Published: 15:45, November 25, 2021 | Updated: 16:51, November 26, 2021
Europe’s new migrant crisis
By Harvey Morris

The European Union is embroiled in its latest migrant crisis, accusing Belarus of dumping thousands of Middle Eastern refugees on the EU’s eastern border.

Brussels ratcheted up the tension recently by applying fresh sanctions on the government of Belarusian President Alexander Lukashenko, alleging that it is behind the “illegal push of migrants”.

The dispute has left thousands of refugees stranded in freezing weather on the sealed Belarus-Poland border, with reports of a number of deaths in what are described as catastrophic conditions.

Whatever the justification for the EU’s claims that Lukashenko has deliberately engineered the crisis, in retaliation for the bloc’s support for the Belarus opposition, the crisis has again exposed Europe’s lack of a coherent policy toward would-be refugees and asylum-seekers.

Since the 2015 refugee crisis, when hundreds of thousands crossed the Mediterranean to flee war and persecution in the Middle East and beyond, EU states have sought to reinforce the borders of “Fortress Europe”.

In that year, German Chancellor Angela Merkel was the exception among EU leaders when she welcomed the refugees by declaring: “We can do this!”

In Germany and elsewhere, however, the 2015 influx fueled the rhetoric of right-wing populists who sought to persuade voters to blame their problems, economic and otherwise, on immigrants.

The crisis also provided the backdrop to the United Kingdom’s 2016 Brexit referendum in which a proportion of voters were encouraged by anti-immigration propaganda from right-wing populists to believe that leaving the EU would somehow stem what was portrayed as a flood of refugees.

The current EU accusation against Lukashenko is that he has exploited this sensitive issue in Europe by encouraging would-be refugees to head to Belarus and use it as a backdoor into Europe.

Although most of the migrants traveling from Iraq, Syria, Afghanistan and elsewhere intended to make their way to Germany and other states of Western Europe, it is Poland that has occupied the front line of the present crisis.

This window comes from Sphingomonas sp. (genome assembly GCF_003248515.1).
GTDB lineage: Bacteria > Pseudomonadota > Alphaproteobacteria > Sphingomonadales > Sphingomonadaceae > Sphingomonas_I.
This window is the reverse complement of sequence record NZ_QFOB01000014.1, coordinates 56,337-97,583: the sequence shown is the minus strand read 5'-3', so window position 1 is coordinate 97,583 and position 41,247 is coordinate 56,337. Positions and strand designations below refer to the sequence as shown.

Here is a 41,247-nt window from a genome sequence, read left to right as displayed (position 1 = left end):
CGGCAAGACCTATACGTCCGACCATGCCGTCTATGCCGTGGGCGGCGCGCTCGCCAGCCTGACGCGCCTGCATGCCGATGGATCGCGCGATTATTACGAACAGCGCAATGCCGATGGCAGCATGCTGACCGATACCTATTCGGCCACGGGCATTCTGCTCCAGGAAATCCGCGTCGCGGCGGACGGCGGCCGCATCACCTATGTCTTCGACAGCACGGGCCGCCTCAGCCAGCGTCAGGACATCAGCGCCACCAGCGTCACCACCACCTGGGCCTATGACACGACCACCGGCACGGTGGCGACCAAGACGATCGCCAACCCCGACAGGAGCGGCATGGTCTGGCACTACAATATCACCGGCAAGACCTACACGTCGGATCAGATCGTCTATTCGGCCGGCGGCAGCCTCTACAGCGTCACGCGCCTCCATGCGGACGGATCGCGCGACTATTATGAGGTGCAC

Despite current political differences between Poland and its EU partners, the latter have stood by the government in Warsaw when it came to opposing Belarus.

With its latest sanctions, the EU has targeted airlines, travel agencies and individuals accused of facilitating the current migrant buildup at the Belarus-Poland border.

Russian President Vladimir Putin, Belarus’ ally, has blamed Western countries for the current crisis, saying it is the consequence of their past policies in Iraq and Afghanistan. While Putin has promised to help resolve the crisis, countries in the Middle East have put hurdles in the way of would-be migrants.

The United Arab Emirates has now barred travelers from certain countries from flying to Belarus and Iraq has said it will help repatriate any of its citizens stranded on the border who decide to return home.

Combined with diplomatic activity, such measures may help to resolve the present crisis.

However, a short-term fix is unlikely to defuse a sometimes toxic debate about immigration into Europe.

In the EU, immigration from outside the bloc is often referred to as a threat rather than an opportunity. Contrary to Merkel’s welcoming attitude in 2015, the EU as a whole has sought to reinforce its frontier fences and to pay countries such as Libya and Turkey to prevent would-be migrants from traveling on to Europe.

Rather than sharing the burden of accommodating the newcomers, prosperous northern EU states have placed the burden on countries such as Greece to cope with the challenges. It is a policy that has fostered illegal smuggling of refugees and multiple deaths among migrants thrown from leaky boats at sea.

The author is a senior media consultant for China Daily UK. 

The views do not necessarily reflect those of China Daily.